From that, you need to loop and deserialize all values which is the same tax to pay that we have when caching the whole page in 1 Redis key-value entry. However, the performance was disastrous. My average on three run was 1900ms. This was really surprising. I double check everything because it wasn’t making any sense to me. My initial hypothesis was that this was highly optimized for this kind of scenario — I was wrong. However, the fault is not Redis. After some investigation, I found that the serialization, done with Json.Net library, got some harder time deserializing 20 times a very complex objects than a list of 20 objects. This is mostly because when serializing a list, if the complex object has already a reference that this one is not serialized again but use a reference system. For example, instead of having a deep object, Json.Net will use “$ref”: “20”. This has a huge impact in performance.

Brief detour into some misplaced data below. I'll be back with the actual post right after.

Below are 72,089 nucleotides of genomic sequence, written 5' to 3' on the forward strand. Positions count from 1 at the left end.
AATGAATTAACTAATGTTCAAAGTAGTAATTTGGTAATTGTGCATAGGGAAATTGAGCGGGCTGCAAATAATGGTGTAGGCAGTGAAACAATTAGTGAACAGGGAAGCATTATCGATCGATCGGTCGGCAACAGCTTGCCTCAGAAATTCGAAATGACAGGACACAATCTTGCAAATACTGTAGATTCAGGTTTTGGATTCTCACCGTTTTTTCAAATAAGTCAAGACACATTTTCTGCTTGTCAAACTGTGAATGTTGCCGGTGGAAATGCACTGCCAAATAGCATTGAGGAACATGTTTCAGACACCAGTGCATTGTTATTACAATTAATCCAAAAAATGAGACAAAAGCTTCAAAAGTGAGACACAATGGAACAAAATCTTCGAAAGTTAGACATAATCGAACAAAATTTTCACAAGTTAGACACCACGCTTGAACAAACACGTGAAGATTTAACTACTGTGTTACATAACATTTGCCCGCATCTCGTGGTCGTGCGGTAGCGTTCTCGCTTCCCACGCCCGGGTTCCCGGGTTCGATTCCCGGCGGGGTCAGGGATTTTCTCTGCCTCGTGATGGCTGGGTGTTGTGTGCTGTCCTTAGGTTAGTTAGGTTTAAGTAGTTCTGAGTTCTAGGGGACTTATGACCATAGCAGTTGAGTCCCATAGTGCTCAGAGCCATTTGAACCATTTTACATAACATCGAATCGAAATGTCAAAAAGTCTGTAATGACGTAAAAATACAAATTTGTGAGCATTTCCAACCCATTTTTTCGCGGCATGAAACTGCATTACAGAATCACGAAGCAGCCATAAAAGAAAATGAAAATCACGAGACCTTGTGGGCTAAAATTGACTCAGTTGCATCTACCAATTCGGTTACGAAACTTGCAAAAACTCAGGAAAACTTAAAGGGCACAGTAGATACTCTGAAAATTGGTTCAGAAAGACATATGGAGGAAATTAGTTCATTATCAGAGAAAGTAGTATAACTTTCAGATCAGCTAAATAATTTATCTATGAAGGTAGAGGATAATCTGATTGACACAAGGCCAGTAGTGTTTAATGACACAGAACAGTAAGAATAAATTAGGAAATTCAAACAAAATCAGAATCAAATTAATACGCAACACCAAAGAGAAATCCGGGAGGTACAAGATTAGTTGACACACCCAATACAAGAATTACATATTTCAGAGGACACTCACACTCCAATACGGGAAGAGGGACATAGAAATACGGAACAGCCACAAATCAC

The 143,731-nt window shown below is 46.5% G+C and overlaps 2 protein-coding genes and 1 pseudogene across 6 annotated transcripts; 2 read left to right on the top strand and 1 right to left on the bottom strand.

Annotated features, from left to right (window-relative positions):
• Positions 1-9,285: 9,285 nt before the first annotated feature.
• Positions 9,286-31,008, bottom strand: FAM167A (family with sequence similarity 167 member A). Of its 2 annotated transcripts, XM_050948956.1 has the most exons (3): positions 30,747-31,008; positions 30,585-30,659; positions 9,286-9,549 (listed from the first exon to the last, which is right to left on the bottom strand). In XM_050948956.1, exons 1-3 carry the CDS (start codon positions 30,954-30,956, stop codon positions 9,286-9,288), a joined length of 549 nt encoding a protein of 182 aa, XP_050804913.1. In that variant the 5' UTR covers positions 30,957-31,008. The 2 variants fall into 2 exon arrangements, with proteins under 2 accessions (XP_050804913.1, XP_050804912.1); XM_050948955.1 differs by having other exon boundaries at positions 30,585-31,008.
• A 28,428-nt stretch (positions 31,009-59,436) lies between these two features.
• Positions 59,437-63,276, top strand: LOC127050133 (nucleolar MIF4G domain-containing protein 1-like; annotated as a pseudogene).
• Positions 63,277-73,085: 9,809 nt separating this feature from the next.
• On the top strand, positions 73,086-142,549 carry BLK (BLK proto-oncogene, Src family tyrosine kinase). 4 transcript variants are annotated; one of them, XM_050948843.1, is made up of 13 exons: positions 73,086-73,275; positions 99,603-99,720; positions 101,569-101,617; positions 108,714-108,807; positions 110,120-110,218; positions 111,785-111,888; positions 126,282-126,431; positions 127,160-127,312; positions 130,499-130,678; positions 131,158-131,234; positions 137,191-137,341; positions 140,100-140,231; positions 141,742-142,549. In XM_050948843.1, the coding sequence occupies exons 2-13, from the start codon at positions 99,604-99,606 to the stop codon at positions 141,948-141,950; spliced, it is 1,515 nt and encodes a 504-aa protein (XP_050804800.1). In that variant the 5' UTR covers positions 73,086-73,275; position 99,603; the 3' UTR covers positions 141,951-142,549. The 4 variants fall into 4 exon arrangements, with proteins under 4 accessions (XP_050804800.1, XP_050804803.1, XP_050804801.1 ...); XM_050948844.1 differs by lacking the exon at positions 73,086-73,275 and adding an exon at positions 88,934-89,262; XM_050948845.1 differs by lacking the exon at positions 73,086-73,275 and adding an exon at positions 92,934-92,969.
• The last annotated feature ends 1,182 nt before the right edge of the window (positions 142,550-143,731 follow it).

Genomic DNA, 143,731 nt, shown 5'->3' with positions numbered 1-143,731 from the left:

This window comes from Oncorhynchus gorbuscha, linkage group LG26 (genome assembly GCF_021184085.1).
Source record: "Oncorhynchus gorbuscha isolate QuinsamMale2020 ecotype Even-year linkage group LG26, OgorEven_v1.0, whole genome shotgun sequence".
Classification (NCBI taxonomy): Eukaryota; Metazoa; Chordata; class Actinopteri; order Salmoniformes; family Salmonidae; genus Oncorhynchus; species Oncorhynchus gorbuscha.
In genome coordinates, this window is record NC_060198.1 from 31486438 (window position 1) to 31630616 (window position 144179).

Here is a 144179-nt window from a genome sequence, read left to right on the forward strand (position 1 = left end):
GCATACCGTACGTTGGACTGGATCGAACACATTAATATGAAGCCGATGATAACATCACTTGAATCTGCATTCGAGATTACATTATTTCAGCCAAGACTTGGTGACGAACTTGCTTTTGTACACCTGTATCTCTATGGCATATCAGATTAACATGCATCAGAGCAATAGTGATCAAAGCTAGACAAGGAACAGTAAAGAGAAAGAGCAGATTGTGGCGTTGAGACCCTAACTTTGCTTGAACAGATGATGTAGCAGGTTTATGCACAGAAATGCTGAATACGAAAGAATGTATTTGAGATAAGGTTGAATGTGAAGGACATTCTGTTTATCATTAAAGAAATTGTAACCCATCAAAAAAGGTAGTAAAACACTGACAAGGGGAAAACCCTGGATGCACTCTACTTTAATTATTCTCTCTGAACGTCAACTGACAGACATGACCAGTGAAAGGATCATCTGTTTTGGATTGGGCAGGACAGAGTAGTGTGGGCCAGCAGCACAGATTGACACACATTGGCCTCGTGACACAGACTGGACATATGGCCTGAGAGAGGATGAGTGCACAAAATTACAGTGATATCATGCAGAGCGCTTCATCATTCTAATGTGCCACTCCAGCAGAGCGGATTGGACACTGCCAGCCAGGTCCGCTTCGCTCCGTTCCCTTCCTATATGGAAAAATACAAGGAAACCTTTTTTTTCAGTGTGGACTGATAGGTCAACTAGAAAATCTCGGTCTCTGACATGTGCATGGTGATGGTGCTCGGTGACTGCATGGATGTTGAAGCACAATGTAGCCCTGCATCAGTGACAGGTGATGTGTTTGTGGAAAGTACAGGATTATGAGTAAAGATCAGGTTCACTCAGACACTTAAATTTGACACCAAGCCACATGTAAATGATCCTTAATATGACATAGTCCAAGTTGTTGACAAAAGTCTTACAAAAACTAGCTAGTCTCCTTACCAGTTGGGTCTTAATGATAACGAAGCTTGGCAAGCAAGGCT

I finally decided to optimize my model classes and have a more light classes for this page. Instead of using a list of objects that has a lot of sub-rich objects, using a simple list of a basic class with properties did an awesome job. The list that was taking 1900ms to get from Redis and deserialize is not taking less than .17 ms. That is right and not a typo, it is less than a single millisecond.

I am still learning how to maximize the use of Redis and so far like the flexibility that it offers compared to Memcached that I used for more than a decade. So far it’s interesting and will keep you inform with any new optimization I can find. In short term, I think a solution may be to cache not the whole complex object but just a part of it in an aggregate view of objects.

How to Extend Glimpse for Redis